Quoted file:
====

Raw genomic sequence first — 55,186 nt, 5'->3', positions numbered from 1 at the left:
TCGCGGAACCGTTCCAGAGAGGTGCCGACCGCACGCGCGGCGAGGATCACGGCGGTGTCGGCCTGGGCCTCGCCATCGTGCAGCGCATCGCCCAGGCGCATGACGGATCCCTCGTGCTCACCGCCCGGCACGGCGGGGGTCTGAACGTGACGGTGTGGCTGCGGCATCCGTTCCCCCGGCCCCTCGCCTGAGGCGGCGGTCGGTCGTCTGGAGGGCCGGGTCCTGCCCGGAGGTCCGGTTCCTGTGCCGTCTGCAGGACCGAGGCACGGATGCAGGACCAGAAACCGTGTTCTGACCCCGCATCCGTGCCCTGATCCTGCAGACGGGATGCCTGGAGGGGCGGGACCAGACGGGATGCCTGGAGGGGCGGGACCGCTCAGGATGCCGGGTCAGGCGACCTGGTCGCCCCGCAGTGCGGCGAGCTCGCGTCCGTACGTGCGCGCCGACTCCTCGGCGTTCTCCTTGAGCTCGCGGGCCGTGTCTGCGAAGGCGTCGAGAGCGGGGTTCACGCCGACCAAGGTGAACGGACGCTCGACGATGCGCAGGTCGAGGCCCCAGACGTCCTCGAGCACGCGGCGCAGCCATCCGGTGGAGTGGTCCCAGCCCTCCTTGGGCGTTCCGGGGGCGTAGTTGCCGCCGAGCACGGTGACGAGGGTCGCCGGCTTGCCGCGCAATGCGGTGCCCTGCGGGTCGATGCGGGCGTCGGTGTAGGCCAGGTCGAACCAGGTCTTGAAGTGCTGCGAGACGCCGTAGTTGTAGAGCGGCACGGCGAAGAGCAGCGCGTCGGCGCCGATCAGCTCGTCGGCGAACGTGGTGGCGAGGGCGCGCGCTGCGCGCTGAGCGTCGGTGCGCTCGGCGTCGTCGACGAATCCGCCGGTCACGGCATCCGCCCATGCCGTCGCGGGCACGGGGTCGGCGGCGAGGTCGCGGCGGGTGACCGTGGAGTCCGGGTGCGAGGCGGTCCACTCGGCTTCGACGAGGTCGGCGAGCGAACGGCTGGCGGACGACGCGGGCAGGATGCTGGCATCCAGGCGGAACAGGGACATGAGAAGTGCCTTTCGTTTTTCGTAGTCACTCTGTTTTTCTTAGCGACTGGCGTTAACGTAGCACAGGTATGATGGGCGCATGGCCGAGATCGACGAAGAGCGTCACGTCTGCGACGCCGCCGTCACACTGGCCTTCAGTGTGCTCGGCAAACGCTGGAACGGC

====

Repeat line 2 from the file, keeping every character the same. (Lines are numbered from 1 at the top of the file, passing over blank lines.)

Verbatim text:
TCGCGGAACCGTTCCAGAGAGGTGCCGACCGCACGCGCGGCGAGGATCACGGCGGTGTCGGCCTGGGCCTCGCCATCGTGCAGCGCATCGCCCAGGCGCATGACGGATCCCTCGTGCTCACCGCCCGGCACGGCGGGGGTCTGAACGTGACGGTGTGGCTGCGGCATCCGTTCCCCCGGCCCCTCGCCTGAGGCGGCGGTCGGTCGTCTGGAGGGCCGGGTCCTGCCCGGAGGTCCGGTTCCTGTGCCGTCTGCAGGACCGAGGCACGGATGCAGGACCAGAAACCGTGTTCTGACCCCGCATCCGTGCCCTGATCCTGCAGACGGGATGCCTGGAGGGGCGGGACCAGACGGGATGCCTGGAGGGGCGGGACCGCTCAGGATGCCGGGTCAGGCGACCTGGTCGCCCCGCAGTGCGGCGAGCTCGCGTCCGTACGTGCGCGCCGACTCCTCGGCGTTCTCCTTGAGCTCGCGGGCCGTGTCTGCGAAGGCGTCGAGAGCGGGGTTCACGCCGACCAAGGTGAACGGACGCTCGACGATGCGCAGGTCGAGGCCCCAGACGTCCTCGAGCACGCGGCGCAGCCATCCGGTGGAGTGGTCCCAGCCCTCCTTGGGCGTTCCGGGGGCGTAGTTGCCGCCGAGCACGGTGACGAGGGTCGCCGGCTTGCCGCGCAATGCGGTGCCCTGCGGGTCGATGCGGGCGTCGGTGTAGGCCAGGTCGAACCAGGTCTTGAAGTGCTGCGAGACGCCGTAGTTGTAGAGCGGCACGGCGAAGAGCAGCGCGTCGGCGCCGATCAGCTCGTCGGCGAACGTGGTGGCGAGGGCGCGCGCTGCGCGCTGAGCGTCGGTGCGCTCGGCGTCGTCGACGAATCCGCCGGTCACGGCATCCGCCCATGCCGTCGCGGGCACGGGGTCGGCGGCGAGGTCGCGGCGGGTGACCGTGGAGTCCGGGTGCGAGGCGGTCCACTCGGCTTCGACGAGGTCGGCGAGCGAACGGCTGGCGGACGACGCGGGCAGGATGCTGGCATCCAGGCGGAACAGGGACATGAGAAGTGCCTTTCGTTTTTCGTAGTCACTCTGTTTTTCTTAGCGACTGGCGTTAACGTAGCACAGGTATGATGGGCGCATGGCCGAGATCGACGAAGAGCGTCACGTCTGCGACGCCGCCGTCACACTGGCCTTCAGTGTGCTCGGCAAACGCTGGAACGGC